• Daniel 12:1-3 • Hebrews 10:11-14, 18 • Mark 13:24-3 • 33 Ordinary B ‘12 •
“Christ has died, Christ is risen, CHRIST WILL COME AGAIN!” It seems the early Christians were obsessed with the idea that “the Son of Man” – Jesus, would return in their lifetime. Paul, Mark and Matthew seem convinced they would not die before the Parousia. Luke and others remained convinced “the Son of Man” would return, but his arrival was delayed. Gradually that became the common expectation.
“The sun will be darkened, the moon will not give its light, and the stars will fall from the sky.” Such “apocalyptic” images persist in Christian texts. “Apocalyptic” literature is a response to stress. It assures a community faced with danger and destruction, that God never abandons us.
Jesus was a nonviolent person, probably a pacifist. Pacifists are a threat to any institution that employs violence to achieve its goals — like Rome or the United States. Church historians tell us most early Christians faithfully imitated his pacifism, even when it was culturally unpopular and created problems for their community.
The “apocalyptic’ literature of our Christian Bible was written when Roman authorities were a definite threat to the Christian community. The Romans needed men to fight in their armies. They put pressure on the followers of Jesus to scare them and turn them into loyal, “country-defending Romans.” When a situation gets bad enough, a community looks to the future for relief. Apocalyptic authors such as Mark speak about that future in symbolic terms. They try to sustain faith and confident hope in their audience.
In later centuries some “followers of Jesus” lost the gospel vision that had formed the earlier communities. Christians began to appropriate the very imperial structures and philosophy that control rather than serve people. What we were sent to overcome, overcame us. We have been struggling with the consequences of that for at least 1500 years. That includes the inclination to read the symbols and images of apocalyptic texts in a literal manner as if those images were written for our time. We see this in the popularity of the recent “Left Behinds” series of books.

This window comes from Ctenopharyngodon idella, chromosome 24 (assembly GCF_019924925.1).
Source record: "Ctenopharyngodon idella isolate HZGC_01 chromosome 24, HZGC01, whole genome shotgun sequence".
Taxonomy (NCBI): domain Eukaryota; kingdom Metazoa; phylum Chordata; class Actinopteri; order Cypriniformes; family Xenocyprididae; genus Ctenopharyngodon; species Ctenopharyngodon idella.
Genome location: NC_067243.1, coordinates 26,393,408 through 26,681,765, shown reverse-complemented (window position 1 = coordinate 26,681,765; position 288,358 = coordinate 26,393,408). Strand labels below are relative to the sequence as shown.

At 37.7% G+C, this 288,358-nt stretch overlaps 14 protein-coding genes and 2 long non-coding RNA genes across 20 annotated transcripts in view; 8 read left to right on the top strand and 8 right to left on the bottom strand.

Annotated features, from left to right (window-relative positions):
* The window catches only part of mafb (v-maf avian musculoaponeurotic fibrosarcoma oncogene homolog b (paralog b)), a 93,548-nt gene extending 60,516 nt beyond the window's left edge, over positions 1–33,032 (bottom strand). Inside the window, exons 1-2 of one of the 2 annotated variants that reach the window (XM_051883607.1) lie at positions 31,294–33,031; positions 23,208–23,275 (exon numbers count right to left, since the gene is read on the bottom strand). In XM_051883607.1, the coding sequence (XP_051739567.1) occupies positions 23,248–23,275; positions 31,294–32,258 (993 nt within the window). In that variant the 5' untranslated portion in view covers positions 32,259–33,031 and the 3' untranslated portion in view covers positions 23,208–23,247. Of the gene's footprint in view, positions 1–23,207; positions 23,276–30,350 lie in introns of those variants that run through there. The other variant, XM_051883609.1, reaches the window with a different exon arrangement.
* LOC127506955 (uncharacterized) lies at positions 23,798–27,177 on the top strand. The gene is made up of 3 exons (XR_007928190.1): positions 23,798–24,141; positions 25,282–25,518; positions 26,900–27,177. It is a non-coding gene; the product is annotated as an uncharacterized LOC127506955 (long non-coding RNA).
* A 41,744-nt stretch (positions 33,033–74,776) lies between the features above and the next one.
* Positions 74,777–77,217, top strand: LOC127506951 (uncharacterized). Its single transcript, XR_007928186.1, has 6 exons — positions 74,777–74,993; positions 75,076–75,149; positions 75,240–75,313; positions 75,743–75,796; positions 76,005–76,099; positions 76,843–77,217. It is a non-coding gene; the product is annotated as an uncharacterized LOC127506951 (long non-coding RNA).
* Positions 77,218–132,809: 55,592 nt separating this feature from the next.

Like our ancestors in faith we also live in a dangerous world and can feel overwhelmed with stress by the enormous cultural changes occurring today. Our nation remains stuck in two deadly wars. When folks feel that life is “busy” they seldom experience the reality of God, and easily feel that life is without meaning. Many of our peers are tempted to abandon faith. The message of apocalyptic literature is that life is meaningful and God never abandons us.
My spin or understanding of what “the parousia,” means, differs significantly from what current orthodoxy teaches. This is my conviction. “The Son of Man” did not return when expected by the communities of Paul, Mark and Matthew because he already had returned. I think his return, his second coming happened with God raised him from the dead.
In his public life, Jesus proclaimed “the kingdom of God” / “God’s new reality.” He was clear in stating that although it is not yet fully realized, it is emerging among us here and now! It is a world of justice and peace in which evil will be eliminated.
Will “the sun be darkened, the moon not give its light, and the stars fall from the sky” at some moment in the future? I have no idea. I do trust in the theory of modern science that the cosmos is expanding and will never end. Life as we know it could cease to exist. I have no doubt that one-day my life here on this planet will end. However I trust in the rich tradition that has been passed to us by our ancestors in faith that we are not heading for a void or a vacuum. I believe the moment of my death will be a moment of transition, when no longer confined by time and space, I will be delighted to discover that we all live in the mystery of God. The embrace of God awaits us, all of us. “Of that day or hours, no one knows … only the Father.” That is enough for me!